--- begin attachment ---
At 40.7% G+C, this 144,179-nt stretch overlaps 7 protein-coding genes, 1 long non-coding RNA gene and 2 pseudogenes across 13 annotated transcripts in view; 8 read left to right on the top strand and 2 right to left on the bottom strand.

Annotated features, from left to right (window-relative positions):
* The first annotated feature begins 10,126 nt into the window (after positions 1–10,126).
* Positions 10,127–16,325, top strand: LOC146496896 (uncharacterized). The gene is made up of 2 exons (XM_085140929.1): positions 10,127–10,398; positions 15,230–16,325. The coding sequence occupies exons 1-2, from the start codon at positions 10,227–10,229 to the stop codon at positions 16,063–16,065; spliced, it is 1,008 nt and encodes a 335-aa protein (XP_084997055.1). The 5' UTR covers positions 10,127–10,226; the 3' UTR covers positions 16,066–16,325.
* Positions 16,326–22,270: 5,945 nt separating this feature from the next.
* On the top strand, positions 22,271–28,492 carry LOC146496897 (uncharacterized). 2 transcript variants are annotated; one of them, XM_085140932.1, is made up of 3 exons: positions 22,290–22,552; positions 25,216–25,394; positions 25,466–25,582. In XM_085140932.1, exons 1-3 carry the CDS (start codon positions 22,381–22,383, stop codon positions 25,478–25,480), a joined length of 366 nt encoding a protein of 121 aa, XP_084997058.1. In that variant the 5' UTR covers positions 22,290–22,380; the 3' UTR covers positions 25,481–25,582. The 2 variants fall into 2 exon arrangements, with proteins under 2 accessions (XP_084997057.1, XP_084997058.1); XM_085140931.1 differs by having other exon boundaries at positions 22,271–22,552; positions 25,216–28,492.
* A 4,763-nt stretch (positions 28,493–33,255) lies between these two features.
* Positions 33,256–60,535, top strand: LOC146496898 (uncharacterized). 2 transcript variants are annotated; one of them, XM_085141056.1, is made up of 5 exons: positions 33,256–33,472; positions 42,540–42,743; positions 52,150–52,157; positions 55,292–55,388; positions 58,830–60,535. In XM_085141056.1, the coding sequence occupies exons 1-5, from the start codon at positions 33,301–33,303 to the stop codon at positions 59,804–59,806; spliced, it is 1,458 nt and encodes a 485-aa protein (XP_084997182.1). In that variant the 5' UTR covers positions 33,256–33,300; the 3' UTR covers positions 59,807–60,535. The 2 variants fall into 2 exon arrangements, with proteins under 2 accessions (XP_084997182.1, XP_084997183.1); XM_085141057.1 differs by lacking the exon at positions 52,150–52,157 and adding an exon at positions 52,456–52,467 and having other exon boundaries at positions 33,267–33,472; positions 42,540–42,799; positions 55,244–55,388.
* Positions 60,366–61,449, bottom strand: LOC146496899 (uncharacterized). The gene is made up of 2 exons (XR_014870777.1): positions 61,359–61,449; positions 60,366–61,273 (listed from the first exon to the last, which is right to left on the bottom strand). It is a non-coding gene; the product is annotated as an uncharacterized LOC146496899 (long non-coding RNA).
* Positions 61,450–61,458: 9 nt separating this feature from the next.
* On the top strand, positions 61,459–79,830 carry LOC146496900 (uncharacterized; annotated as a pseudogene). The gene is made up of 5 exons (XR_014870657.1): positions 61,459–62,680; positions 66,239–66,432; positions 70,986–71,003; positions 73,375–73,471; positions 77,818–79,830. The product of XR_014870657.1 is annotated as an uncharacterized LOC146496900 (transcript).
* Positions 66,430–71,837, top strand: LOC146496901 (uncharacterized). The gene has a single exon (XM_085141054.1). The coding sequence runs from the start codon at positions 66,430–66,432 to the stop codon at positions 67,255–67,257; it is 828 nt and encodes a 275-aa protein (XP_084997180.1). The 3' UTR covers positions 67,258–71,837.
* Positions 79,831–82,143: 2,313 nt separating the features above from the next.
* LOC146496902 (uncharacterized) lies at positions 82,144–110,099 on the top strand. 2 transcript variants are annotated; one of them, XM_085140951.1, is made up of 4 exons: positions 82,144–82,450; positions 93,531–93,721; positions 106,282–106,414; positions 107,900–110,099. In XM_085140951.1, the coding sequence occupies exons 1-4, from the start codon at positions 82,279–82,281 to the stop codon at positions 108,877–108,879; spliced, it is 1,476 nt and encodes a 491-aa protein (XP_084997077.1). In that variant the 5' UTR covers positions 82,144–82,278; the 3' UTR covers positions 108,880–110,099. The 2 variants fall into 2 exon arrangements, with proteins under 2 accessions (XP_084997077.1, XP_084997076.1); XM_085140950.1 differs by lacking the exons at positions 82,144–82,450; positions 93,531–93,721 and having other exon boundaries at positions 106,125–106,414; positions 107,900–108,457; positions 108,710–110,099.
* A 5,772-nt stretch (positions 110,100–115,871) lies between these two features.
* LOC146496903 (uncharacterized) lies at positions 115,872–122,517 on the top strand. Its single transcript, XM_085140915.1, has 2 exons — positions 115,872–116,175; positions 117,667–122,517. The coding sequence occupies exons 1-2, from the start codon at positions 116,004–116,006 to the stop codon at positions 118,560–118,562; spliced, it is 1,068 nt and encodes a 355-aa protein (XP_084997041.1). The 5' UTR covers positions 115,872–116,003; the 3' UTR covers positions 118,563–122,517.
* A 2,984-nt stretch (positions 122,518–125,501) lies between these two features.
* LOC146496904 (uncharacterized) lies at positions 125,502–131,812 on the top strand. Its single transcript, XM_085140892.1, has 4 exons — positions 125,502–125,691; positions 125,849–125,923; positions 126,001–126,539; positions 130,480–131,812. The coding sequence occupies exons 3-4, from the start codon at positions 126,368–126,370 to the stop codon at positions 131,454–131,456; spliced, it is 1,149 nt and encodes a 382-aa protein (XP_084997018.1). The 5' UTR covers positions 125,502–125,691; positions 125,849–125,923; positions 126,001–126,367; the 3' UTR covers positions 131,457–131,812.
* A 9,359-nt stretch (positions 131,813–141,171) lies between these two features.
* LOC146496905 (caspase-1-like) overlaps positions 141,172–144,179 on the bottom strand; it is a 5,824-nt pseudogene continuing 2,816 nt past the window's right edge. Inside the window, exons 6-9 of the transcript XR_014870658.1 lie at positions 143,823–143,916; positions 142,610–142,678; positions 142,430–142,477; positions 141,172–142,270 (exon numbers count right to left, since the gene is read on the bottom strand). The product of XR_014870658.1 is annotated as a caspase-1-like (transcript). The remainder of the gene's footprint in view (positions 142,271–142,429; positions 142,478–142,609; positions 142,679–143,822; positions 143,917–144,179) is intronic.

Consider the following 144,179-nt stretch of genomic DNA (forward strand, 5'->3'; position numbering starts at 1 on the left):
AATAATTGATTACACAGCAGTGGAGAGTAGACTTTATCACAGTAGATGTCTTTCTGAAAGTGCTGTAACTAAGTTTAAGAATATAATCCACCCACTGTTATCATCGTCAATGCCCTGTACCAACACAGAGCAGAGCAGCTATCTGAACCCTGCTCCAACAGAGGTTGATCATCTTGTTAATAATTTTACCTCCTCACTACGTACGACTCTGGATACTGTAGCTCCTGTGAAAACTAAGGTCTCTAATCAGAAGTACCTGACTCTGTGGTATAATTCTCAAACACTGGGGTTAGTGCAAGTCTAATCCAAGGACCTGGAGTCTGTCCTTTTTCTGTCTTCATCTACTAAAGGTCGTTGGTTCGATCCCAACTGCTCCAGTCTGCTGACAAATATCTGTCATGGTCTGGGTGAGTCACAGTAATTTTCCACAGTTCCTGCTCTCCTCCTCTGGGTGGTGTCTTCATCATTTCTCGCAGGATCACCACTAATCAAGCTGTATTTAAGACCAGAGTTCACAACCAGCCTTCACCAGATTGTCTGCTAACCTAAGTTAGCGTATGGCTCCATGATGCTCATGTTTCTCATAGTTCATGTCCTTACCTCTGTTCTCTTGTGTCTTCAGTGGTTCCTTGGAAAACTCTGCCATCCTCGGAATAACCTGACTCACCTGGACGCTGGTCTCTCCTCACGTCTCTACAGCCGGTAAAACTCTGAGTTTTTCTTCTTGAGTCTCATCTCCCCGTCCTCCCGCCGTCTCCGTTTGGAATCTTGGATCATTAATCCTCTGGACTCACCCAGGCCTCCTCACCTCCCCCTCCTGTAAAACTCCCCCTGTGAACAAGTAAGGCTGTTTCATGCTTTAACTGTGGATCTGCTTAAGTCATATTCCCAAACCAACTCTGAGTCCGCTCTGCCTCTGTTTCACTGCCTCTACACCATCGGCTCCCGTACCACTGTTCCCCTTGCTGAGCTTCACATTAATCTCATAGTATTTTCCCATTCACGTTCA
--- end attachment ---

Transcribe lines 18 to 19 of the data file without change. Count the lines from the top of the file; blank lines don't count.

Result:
* LOC146496904 (uncharacterized) lies at positions 125,502–131,812 on the top strand. Its single transcript, XM_085140892.1, has 4 exons — positions 125,502–125,691; positions 125,849–125,923; positions 126,001–126,539; positions 130,480–131,812. The coding sequence occupies exons 3-4, from the start codon at positions 126,368–126,370 to the stop codon at positions 131,454–131,456; spliced, it is 1,149 nt and encodes a 382-aa protein (XP_084997018.1). The 5' UTR covers positions 125,502–125,691; positions 125,849–125,923; positions 126,001–126,367; the 3' UTR covers positions 131,457–131,812.
* A 9,359-nt stretch (positions 131,813–141,171) lies between these two features.